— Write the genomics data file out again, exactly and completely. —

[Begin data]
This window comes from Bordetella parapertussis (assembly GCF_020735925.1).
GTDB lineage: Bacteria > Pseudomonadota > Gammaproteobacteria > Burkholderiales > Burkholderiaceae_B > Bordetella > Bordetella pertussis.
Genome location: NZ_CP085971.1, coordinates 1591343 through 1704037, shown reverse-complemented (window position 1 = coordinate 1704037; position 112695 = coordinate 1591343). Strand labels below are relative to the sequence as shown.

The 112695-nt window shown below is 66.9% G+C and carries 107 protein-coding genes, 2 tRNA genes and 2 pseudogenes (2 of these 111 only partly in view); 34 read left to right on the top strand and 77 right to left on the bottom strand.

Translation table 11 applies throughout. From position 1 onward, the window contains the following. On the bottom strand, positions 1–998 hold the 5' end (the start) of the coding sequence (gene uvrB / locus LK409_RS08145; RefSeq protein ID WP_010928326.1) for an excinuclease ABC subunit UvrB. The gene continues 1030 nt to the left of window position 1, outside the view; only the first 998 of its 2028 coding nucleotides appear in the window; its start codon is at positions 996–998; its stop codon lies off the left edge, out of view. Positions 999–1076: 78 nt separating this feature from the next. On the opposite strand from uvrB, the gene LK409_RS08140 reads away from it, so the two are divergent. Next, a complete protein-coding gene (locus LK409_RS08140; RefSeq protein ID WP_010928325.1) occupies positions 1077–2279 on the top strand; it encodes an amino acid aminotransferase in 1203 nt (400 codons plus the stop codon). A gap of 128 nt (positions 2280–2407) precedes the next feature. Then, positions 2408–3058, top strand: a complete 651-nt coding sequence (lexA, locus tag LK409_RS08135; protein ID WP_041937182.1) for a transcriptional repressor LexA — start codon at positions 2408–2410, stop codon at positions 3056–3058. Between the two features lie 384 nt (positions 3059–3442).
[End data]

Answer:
This window comes from Bordetella parapertussis (assembly GCF_020735925.1).
GTDB lineage: Bacteria > Pseudomonadota > Gammaproteobacteria > Burkholderiales > Burkholderiaceae_B > Bordetella > Bordetella pertussis.
Genome location: NZ_CP085971.1, coordinates 1591343 through 1704037, shown reverse-complemented (window position 1 = coordinate 1704037; position 112695 = coordinate 1591343). Strand labels below are relative to the sequence as shown.

The 112695-nt window shown below is 66.9% G+C and carries 107 protein-coding genes, 2 tRNA genes and 2 pseudogenes (2 of these 111 only partly in view); 34 read left to right on the top strand and 77 right to left on the bottom strand.

Translation table 11 applies throughout. From position 1 onward, the window contains the following. On the bottom strand, positions 1–998 hold the 5' end (the start) of the coding sequence (gene uvrB / locus LK409_RS08145; RefSeq protein ID WP_010928326.1) for an excinuclease ABC subunit UvrB. The gene continues 1030 nt to the left of window position 1, outside the view; only the first 998 of its 2028 coding nucleotides appear in the window; its start codon is at positions 996–998; its stop codon lies off the left edge, out of view. Positions 999–1076: 78 nt separating this feature from the next. On the opposite strand from uvrB, the gene LK409_RS08140 reads away from it, so the two are divergent. Next, a complete protein-coding gene (locus LK409_RS08140; RefSeq protein ID WP_010928325.1) occupies positions 1077–2279 on the top strand; it encodes an amino acid aminotransferase in 1203 nt (400 codons plus the stop codon). A gap of 128 nt (positions 2280–2407) precedes the next feature. Then, positions 2408–3058, top strand: a complete 651-nt coding sequence (lexA, locus tag LK409_RS08135; protein ID WP_041937182.1) for a transcriptional repressor LexA — start codon at positions 2408–2410, stop codon at positions 3056–3058. Between the two features lie 384 nt (positions 3059–3442).